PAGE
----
Three things you wish you knew about lower cholesterol

Three things you wish you knew about lower cholesterolWe are obsessed with lowering cholesterol. We believe lower numbers are good for us. The reasoning is simple: lower cholesterol means less plaque which means fewer heart attacks. The premise looks legit and makes good sense, at least on the surface.

The trouble starts when you dig a tad deeper than popular internet stories and find less popular fact or two that arrogantly challenge that nicely put together lipid theory.

1. Plaque buildup does not come from blood cholesterol

Total cholesterol has been shown NOT to correlate with the development of fatty streaks that initiate plaque buildup.[i] The plaque does not come from floating blood cholesterol, but from an inflammatory signal coming from the immune system. It simply means that blood cholesterol without an inflammatory trigger does not attach itself to arteries. Consequently, an alerted patient should demand from a competent doctor to aim at calming down the inflammation, not at lowering cholesterol.

Any patient should stay away from docs that don’t understand plaque-inflammation connection and those that insist on lowering cholesterol without looking at the immune system. Cholesterol is a hormone maker, brain booster, and youthfulness guardian. Are you sure you want to get rid of it just to please a doctor?

2. Tracking total cholesterol is useless

This is what’s scary: even though total cholesterol role in cardiac risk has been totally debunked, many health professionals are still using it as a guide. Don’t make the same mistake. You’d be much better off ogling more meaningful parameters than tracking total cholesterol whereabouts. Look up LDL/HDL, otherwise known as a ratio of bad to good cholesterol. LDL/HDL is a much better gauge of atherogenic risk than total cholesterol, which is basically a useless number.

How does LDL/HDL work? Simple. The lower the better. Anything above 5 suggests a very high atherogenic risk.[ii] Anything between 3 and 5 suggests slower plaque buildup. Anything below 2 is great. Curious how you score? Take out your most recent blood results and fit the numbers in the equation.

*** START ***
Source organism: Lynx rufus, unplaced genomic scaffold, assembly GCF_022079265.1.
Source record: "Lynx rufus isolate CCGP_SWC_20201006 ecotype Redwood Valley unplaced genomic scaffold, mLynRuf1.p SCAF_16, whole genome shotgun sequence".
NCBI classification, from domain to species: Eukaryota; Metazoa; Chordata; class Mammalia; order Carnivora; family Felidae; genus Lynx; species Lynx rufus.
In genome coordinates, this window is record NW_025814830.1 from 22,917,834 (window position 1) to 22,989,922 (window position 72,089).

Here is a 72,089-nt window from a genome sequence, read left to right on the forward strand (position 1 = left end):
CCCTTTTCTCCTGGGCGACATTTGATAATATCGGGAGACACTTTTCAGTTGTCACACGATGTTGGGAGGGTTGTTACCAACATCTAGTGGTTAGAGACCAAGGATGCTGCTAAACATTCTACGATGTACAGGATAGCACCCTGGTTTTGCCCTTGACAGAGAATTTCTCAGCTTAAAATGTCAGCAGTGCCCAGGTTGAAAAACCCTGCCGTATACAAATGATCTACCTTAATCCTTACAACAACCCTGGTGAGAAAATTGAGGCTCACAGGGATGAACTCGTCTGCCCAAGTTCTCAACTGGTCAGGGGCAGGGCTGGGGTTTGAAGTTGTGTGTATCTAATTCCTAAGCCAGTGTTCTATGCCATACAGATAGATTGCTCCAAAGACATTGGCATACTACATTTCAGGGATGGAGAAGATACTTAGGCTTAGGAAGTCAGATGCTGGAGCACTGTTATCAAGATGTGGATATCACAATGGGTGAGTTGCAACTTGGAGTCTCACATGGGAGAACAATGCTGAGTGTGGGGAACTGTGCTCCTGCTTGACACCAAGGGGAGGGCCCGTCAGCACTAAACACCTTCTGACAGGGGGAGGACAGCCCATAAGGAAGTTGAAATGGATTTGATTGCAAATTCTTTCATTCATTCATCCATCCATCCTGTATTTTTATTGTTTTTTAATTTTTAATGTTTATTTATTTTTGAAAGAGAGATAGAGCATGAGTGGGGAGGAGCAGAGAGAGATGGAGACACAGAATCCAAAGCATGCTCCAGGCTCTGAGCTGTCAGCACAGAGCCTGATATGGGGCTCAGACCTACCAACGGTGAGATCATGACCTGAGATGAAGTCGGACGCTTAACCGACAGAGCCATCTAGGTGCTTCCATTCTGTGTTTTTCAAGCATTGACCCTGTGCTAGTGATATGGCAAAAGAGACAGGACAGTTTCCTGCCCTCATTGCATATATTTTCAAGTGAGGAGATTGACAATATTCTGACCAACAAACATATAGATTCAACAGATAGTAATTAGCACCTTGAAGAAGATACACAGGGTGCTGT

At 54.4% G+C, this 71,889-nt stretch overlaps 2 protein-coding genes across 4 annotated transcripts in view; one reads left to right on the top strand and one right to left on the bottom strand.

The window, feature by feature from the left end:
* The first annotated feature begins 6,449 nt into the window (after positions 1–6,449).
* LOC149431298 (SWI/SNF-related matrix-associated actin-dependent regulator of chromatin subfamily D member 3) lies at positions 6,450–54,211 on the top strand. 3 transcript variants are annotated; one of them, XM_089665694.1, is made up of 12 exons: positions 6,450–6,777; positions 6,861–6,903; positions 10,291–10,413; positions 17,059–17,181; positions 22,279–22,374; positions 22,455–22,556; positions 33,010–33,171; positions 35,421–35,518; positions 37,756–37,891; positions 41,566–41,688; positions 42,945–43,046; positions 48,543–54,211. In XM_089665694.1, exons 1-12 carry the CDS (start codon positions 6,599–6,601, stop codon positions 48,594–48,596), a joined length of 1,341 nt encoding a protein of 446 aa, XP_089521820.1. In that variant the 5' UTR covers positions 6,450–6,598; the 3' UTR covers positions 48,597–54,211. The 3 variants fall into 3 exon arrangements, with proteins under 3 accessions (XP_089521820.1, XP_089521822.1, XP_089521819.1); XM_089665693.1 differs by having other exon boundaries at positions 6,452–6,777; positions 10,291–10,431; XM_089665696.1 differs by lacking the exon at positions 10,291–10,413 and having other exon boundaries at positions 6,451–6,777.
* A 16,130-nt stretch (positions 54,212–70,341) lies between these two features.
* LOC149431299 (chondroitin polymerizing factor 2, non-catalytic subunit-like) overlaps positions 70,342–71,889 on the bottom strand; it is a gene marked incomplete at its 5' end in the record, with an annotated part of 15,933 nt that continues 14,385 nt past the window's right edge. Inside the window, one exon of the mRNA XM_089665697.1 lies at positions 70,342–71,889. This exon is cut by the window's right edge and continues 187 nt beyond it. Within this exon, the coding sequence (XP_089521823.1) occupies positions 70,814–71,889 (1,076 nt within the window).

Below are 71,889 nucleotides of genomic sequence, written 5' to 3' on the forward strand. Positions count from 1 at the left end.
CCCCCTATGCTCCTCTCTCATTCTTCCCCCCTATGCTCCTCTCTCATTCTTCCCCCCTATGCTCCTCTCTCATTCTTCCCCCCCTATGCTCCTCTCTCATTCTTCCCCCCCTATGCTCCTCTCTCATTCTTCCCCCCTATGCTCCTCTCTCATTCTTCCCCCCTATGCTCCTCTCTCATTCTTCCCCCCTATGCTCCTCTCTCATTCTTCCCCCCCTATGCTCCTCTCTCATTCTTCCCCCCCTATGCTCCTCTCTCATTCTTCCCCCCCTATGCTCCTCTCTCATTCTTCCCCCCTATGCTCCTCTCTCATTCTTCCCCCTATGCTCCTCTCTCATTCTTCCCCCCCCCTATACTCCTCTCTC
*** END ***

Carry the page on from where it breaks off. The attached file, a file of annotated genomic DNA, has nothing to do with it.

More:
Here is a very common example of what not to do. Imagine you doing your standard medical check up, when suddenly a doctor drops a cholesterol bomb: the numbers are high and they need to go down. You panic, just as anybody else would, and rush to go on low fat diet and lipid lowering pills. You continue without hesitation until your doctor tells you otherwise.  Mistake.

What if your HDL was 3.18 mmol/L (123 mg/dL) and LDL 2.8 mmol/L (108 mg/dL)?  What if your LDL/HDL ratio was so awesome that your arteries were clean like a whistle? What if you were misinformed? What if you got a treatment for a non-existing condition? What if your health was to decline due to lack of proper insight?

You get the point. Don’t throw away your hormone maker, brain booster, and youthfulness guardian just because your doc is old school.

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3. Low cholesterol can kill you

The Cholesterol TrapThis is not a joke, neither something I made up last night. Low cholesterol is deadly. Low numbers are linked to shorter lifespan, higher cancer risk, higher mortality from infections, and even strokes(!).

Low cholesterol does not protect the heart and in many cases acts against it. Don’t fall for low-fat diet promises and life-saving sham pills. They may not be good for you.

Don’t panic. Instead of worrying to no end about your heart health, you’d be better off learning whether lowering cholesterol in YOUR case is warranted. I have a suggestion.

Pick up a good read, an exceptional eye opener that will change your perception on health forever. Discover rarely-mentioned studies that bluntly expose medical lies, cholesterol traps, and health misconceptions. Pick up “Cholesterol Trap” and you will never waste your precious time on some nonsense fads again.


[i] http://amzn.to/2HKUIDy

[ii] https://www.ncbi.nlm.nih.gov/pmc/articles/PMC2747394/

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